The reason is that every year and in every debate the goalposts keep on changing when it comes to the response by the opposition parties. When the President presents a vision, they ask where the implementation plan is, and when he presents a report card, they ask where the vision is. I can type, I can write, you see. So, don't worry, I can do that. This did not arrive by e-mail from the provincial legislature of Cape Town. [Laughter.]
In fact, a closer look at the speech by the hon Lindiwe Mazibuko reflects that a response to the state of the nation was already written even before the President delivered the state of the nation address. [Laughter.]
She accuses the President of reheating the previous state of the nation address just so that she can be excused for her repetitive annual "inhlamba" session that she dishes out in every debate. A colleague of mine was showing me a tweet by City Press on line, "Lindiwe Mazibuko repeated the same thing she has been saying for the last four years. So, it's not only me who sees that, even the City Press and the people out there do. [Laughter.]
The response by some in the coalition on my left, which in our view does not honour the title of official opposition, was so weak that even if strengthened, there are calls from afar that we need to be blessed with a new opposition party after the 2014 general election. We have just recently heard people say that we need a new opposition because the current opposition has failed us. [Applause.] Hopefully, when that happens, we will have a valuable debate about the state of the nation address.
Honourable President and hon members, youth unemployment is a global crisis and there is no silver bullet for it. According to the International Labour Organisation, ILO, more than six million young people have joined the long queues of unemployed, and are neither in school nor in a training facility or skills institution. Countries such as Brazil, Russia, India and China, Bric, and all over the world, are battling with the same problem that our own government is dealing with. And because of its global phenomena, our country had to deal with both the internal and external drivers of youth unemployment.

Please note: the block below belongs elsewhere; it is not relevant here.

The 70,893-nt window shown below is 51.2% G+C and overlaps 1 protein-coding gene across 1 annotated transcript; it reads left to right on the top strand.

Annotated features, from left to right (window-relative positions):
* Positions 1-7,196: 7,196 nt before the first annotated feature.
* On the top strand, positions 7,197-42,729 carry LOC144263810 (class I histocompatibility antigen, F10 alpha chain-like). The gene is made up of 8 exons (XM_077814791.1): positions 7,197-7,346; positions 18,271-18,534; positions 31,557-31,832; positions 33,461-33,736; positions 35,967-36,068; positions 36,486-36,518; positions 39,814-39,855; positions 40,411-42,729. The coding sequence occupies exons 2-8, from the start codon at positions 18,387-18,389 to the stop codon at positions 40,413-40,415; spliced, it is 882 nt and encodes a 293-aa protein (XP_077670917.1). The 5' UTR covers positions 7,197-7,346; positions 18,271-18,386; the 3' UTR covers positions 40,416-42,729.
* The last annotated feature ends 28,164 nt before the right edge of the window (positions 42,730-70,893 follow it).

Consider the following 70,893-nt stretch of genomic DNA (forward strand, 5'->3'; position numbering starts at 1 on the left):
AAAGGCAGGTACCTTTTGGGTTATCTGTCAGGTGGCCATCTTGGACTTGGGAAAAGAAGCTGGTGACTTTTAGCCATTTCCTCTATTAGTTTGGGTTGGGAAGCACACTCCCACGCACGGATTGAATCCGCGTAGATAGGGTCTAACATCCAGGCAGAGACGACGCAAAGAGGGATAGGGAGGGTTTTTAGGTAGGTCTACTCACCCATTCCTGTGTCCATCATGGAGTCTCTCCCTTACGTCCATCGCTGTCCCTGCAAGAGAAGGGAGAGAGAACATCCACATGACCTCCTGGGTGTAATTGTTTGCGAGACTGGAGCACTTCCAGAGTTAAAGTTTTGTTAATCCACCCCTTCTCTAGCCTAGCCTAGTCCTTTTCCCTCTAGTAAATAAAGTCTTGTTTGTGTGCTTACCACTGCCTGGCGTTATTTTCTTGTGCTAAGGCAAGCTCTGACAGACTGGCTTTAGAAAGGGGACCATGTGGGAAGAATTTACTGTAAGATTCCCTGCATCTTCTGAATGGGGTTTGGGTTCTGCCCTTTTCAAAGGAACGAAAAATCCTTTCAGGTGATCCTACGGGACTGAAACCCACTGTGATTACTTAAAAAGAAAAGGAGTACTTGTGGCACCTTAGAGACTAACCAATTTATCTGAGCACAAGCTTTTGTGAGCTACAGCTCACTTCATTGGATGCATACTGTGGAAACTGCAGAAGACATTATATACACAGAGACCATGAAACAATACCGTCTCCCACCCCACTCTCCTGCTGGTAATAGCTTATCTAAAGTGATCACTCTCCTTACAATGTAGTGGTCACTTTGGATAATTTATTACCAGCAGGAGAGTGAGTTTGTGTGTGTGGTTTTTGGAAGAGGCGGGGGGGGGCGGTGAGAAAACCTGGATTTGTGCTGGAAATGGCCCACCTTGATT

Typically, many nations have resorted to traditional measures such as imposed austerity, increased tariffs on imported goods, stricter control of their borders and oversubsidisation of their mainstream economic sectors.
As governments all over the world steamed ahead to save individual shareholders in the financial sector, our government was bold enough to increase public sector spending, halt retrenchments and introduce new schemes and incentives to encourage job retention and job creation. This has led to the government saving millions of jobs and concentrating their efforts on creating new ones. This required boldness and determination in a period where there was none and as a result we are recognised as one of the few countries that will soon come out of the red in relation to youth unemployment.
Our economy, like all other major economies, has not been creating new jobs and this has affected millions of young people eager to join the labour market. To suggest that youth employment is stagnated by inflexible labour laws and high entry-level wages is simplistic, to say the least.
Go and tell that to the workers in De Doorns who were subjected to starvation wages for years. Go and tell that to 14 000 workers in Gold Fields who may actually be retrenched, and the DA has the pride to come into this House and defend. It is about time that you are exposed for who you are. [Interjections.]